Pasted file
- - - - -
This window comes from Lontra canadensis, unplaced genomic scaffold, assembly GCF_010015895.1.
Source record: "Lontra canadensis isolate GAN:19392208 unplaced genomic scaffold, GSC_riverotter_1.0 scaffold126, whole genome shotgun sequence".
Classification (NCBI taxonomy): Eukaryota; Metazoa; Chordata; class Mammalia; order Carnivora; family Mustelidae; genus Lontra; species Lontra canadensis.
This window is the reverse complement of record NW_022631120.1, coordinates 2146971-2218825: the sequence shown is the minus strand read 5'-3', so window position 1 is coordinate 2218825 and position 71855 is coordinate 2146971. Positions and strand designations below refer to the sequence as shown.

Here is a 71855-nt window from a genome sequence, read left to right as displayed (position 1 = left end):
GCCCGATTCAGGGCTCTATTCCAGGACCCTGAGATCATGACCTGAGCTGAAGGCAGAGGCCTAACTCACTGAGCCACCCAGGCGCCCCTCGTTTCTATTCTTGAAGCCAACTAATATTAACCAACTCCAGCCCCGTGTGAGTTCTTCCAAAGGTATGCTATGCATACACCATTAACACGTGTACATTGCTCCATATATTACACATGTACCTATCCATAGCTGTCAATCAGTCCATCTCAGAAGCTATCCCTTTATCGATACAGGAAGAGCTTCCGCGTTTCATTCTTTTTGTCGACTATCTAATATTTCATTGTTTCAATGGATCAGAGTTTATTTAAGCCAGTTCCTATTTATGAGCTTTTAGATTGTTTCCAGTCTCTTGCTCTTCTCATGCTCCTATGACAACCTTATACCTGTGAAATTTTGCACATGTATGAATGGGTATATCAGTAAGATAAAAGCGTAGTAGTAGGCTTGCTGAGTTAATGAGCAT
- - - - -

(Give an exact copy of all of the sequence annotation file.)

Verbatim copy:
This window comes from Lontra canadensis, unplaced genomic scaffold, assembly GCF_010015895.1.
Source record: "Lontra canadensis isolate GAN:19392208 unplaced genomic scaffold, GSC_riverotter_1.0 scaffold126, whole genome shotgun sequence".
Classification (NCBI taxonomy): Eukaryota; Metazoa; Chordata; class Mammalia; order Carnivora; family Mustelidae; genus Lontra; species Lontra canadensis.
This window is the reverse complement of record NW_022631120.1, coordinates 2146971-2218825: the sequence shown is the minus strand read 5'-3', so window position 1 is coordinate 2218825 and position 71855 is coordinate 2146971. Positions and strand designations below refer to the sequence as shown.

Here is a 71855-nt window from a genome sequence, read left to right as displayed (position 1 = left end):
GCCCGATTCAGGGCTCTATTCCAGGACCCTGAGATCATGACCTGAGCTGAAGGCAGAGGCCTAACTCACTGAGCCACCCAGGCGCCCCTCGTTTCTATTCTTGAAGCCAACTAATATTAACCAACTCCAGCCCCGTGTGAGTTCTTCCAAAGGTATGCTATGCATACACCATTAACACGTGTACATTGCTCCATATATTACACATGTACCTATCCATAGCTGTCAATCAGTCCATCTCAGAAGCTATCCCTTTATCGATACAGGAAGAGCTTCCGCGTTTCATTCTTTTTGTCGACTATCTAATATTTCATTGTTTCAATGGATCAGAGTTTATTTAAGCCAGTTCCTATTTATGAGCTTTTAGATTGTTTCCAGTCTCTTGCTCTTCTCATGCTCCTATGACAACCTTATACCTGTGAAATTTTGCACATGTATGAATGGGTATATCAGTAAGATAAAAGCGTAGTAGTAGGCTTGCTGAGTTAATGAGCAT